But there is a problem.  Actually there are two problems.  The first we dealt with in our post on the referendum result.  Most Irish workers knew these arguments and enough of them either discounted them for what they thought were stronger ones or didn’t think they could challenge the forces gaining from paying off the debt – the bankers, developers, Irish State, EU, IMF, US etc.  In our article we stated that in an important way they are correct.

Marxists believe that it is not ideas that fundamentally shape the world but the economic and social forces that shape peoples’ lives and also shape their world view.  No matter how good a Marxist argument or idea is, if the capitalist reality is not challenged by a stronger reality the Marxist argument or idea will not prevail.  This is what the referendum result taught us.  The lesson is that we must create a new reality, one based on working class economic, social and political power if we are to hope to win battles like the austerity referendum and ultimately overcome capitalism.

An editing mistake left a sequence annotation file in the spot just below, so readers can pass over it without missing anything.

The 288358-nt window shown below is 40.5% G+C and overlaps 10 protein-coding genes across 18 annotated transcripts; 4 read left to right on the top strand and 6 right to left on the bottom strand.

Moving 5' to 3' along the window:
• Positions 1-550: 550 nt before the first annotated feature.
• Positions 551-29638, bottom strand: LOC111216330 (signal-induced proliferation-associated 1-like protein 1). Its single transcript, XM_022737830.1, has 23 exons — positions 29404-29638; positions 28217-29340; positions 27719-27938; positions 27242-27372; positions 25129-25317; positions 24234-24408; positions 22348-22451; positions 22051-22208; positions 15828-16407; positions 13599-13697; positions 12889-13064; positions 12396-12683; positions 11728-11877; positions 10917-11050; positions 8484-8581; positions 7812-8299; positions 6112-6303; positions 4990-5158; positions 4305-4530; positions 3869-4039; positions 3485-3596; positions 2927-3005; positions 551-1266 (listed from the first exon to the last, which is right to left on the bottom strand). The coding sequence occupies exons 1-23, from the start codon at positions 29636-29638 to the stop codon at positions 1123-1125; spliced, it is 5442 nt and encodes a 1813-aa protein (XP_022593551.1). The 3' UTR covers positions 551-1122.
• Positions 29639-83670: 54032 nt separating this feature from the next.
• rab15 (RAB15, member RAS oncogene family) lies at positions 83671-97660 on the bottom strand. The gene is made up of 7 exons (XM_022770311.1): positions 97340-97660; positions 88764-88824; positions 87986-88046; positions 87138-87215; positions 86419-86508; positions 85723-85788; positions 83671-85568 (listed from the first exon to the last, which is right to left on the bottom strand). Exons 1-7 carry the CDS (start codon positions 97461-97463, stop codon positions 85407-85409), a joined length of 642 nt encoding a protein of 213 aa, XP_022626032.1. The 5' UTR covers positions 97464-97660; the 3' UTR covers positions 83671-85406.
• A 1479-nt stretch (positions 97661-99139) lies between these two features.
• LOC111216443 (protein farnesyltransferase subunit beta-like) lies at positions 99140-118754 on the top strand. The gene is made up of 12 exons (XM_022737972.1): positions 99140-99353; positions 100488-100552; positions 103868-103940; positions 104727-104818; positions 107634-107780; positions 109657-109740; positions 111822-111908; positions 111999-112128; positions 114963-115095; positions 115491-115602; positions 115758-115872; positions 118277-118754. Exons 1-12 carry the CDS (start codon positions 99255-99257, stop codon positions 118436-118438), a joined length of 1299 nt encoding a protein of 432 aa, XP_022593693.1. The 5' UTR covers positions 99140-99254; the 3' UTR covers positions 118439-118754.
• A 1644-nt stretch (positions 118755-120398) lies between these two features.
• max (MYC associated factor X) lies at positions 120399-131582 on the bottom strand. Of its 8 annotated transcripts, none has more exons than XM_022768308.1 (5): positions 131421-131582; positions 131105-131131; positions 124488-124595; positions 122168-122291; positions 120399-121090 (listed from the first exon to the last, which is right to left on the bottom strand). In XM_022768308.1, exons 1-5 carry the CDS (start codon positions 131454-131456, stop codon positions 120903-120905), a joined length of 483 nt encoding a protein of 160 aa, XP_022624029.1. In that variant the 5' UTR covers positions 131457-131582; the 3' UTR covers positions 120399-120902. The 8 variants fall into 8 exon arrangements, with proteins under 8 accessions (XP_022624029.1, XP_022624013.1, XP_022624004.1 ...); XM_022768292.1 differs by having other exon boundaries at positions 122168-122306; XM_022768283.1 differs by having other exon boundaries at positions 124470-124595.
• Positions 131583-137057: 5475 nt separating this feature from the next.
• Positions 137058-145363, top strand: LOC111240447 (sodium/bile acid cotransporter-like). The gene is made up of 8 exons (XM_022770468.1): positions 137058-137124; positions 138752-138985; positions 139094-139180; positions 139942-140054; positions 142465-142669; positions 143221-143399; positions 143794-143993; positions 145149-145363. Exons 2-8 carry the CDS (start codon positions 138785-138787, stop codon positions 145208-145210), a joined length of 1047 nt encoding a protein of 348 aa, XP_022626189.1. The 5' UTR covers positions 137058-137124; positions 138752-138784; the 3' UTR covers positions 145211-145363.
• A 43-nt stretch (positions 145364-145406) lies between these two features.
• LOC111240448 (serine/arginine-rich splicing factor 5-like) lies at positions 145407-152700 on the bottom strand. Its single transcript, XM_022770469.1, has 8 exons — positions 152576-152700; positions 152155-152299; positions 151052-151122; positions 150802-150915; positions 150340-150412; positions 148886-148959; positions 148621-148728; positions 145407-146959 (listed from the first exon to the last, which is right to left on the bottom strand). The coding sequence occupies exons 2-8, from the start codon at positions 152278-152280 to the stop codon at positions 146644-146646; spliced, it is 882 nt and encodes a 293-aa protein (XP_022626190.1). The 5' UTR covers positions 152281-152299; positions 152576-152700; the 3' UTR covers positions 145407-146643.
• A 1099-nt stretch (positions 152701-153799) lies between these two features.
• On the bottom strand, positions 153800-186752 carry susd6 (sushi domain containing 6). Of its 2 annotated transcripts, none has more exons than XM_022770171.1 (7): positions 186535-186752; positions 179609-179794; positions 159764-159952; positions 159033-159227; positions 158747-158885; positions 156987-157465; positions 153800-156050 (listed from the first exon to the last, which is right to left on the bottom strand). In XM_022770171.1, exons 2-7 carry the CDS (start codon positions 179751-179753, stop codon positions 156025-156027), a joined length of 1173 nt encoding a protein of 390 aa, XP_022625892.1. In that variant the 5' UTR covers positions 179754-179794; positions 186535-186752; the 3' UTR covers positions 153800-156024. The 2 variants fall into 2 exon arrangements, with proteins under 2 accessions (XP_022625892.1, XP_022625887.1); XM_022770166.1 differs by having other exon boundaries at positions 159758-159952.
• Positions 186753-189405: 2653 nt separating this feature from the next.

But this also has implications for the Marxist argument itself.  For if political ideas and arguments are   ultimately only as good as their correspondence to reality and this reality does not currently allow victory for the working class then in what way is the argument presented above deficient?  We should want to know this so that we can clarify our arguments and our programme the better to fight for our ideas inside the working class and help create this new reality.